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Reducing Risk of Musculoskeletal Disorders: Your Workstation

Whenever possible, make choices that reduce your risk of musculoskeletal disorders (MSDs). You probably can't use every tip offered here, but do your best to find a few that work for your situation. If you can control an identified risk factor, you've been successful. Anytime you reduce your risk, you lessen your chances of injury.

Man wearing safety glasses working at bench with power tools. One foot is raised on support.

Set up correctly

Use tools with counterbalances or overhead assists to reduce the amount of weight your body must support.

Wear personal protective equipment when it's needed. If you need gloves, make sure they fit properly, so gripping isn't made more difficult.

Adjust your work height to suit the type of task being done.

  • For general tasks—grinding, for example—materials should be at elbow height.

  • For precision work, such as assembling small parts, materials should be slightly higher than your elbow.

  • For forceful tasks—cranking a wrench or cutting meat—materials should be slightly lower than your elbow.

Use anti-fatigue mats to cushion your feet from hard surfaces. These mats also stimulate small movements in your foot muscles, improving blood flow through your feet and legs.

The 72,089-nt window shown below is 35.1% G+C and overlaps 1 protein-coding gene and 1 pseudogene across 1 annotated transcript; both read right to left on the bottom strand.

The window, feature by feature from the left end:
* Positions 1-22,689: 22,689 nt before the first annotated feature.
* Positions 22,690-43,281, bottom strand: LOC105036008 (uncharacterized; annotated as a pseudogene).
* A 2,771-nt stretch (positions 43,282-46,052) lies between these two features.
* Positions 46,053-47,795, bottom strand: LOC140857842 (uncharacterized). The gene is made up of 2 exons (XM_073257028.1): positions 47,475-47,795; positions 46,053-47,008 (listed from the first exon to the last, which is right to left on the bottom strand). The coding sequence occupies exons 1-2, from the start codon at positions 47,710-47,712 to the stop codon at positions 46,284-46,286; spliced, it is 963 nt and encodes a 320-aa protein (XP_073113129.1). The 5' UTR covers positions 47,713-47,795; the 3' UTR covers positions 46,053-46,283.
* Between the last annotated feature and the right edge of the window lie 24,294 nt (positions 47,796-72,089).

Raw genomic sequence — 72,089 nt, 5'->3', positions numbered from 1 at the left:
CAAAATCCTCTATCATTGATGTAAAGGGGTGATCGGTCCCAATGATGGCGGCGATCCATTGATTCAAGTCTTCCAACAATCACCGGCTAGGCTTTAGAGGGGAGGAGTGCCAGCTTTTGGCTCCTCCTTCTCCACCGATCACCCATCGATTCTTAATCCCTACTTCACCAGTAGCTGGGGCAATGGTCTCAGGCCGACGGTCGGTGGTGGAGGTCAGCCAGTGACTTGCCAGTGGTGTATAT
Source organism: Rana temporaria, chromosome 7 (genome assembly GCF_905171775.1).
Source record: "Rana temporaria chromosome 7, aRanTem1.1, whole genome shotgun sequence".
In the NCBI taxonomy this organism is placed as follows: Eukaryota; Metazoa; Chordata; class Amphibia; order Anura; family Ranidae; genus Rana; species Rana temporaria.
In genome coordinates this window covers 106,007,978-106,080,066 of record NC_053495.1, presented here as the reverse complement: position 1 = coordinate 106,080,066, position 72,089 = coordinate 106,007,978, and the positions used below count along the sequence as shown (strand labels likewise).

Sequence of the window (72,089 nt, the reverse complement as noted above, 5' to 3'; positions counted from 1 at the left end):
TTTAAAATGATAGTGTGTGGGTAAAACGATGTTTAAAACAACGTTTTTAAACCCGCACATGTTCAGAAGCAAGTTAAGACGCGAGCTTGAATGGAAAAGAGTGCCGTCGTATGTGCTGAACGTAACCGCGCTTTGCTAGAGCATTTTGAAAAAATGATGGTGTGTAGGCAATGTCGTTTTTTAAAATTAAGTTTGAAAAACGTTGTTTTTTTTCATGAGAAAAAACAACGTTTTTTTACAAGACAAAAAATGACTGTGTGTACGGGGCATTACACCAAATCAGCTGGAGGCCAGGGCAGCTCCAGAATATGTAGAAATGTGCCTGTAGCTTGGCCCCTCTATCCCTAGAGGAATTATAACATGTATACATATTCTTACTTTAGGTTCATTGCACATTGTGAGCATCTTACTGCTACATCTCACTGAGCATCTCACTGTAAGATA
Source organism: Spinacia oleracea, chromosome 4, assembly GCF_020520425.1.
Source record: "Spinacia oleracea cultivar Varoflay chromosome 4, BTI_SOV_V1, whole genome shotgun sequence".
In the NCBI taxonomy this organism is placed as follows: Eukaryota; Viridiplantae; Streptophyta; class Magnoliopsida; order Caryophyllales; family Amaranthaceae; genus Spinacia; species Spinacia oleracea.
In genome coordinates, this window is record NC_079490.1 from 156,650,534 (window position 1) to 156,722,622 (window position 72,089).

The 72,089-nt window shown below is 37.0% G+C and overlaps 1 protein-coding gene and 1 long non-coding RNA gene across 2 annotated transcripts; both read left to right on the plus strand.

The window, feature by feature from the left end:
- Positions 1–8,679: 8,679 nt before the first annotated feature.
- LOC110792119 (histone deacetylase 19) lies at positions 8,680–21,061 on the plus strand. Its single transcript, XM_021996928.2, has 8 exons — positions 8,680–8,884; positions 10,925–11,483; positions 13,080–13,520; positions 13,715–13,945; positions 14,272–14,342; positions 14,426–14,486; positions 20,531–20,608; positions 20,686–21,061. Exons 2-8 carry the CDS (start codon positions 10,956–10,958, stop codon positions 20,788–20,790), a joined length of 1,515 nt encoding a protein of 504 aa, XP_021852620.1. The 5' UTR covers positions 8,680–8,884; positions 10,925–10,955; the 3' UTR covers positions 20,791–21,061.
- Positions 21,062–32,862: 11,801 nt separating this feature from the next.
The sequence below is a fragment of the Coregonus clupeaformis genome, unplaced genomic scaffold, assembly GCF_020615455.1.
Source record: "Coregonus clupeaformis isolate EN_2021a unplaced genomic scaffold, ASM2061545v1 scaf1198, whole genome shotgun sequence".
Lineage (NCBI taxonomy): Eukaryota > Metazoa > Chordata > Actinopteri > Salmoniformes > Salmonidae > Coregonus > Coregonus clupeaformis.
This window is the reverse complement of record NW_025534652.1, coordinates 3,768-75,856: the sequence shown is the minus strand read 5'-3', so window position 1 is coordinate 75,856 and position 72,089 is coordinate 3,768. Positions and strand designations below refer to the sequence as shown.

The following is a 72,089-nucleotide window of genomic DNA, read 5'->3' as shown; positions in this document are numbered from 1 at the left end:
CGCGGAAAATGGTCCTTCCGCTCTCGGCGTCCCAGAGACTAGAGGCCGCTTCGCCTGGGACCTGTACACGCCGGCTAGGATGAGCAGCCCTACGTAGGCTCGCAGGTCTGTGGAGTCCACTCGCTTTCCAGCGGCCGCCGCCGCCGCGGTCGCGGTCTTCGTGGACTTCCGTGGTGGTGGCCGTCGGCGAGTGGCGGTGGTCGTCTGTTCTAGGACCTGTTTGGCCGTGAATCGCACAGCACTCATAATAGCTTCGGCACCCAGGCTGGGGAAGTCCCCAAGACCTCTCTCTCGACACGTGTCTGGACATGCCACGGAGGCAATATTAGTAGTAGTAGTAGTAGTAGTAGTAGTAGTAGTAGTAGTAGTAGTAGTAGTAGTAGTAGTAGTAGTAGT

Pick the right tools

Select tools that make the job easier. Remember these tips:

  • Textured or cushioned handles provide an easier grip.

  • Some curved handles help keep your wrist straight.

  • Grip diameters should be comfortable for your hand, usually between 1.25 and 2 inches for single-handled tools.

  • Grip span for cutters or pliers should range between 2.5 and 3.5 inches.

  • Spring-loaded handles on cutters and pliers reduce the amount of force that's needed for use.

  • In-line or pistol-grip tools can be used, depending on position of the work.

  • Power tools with adjustable clutches help prevent high torque and sharp kickback.


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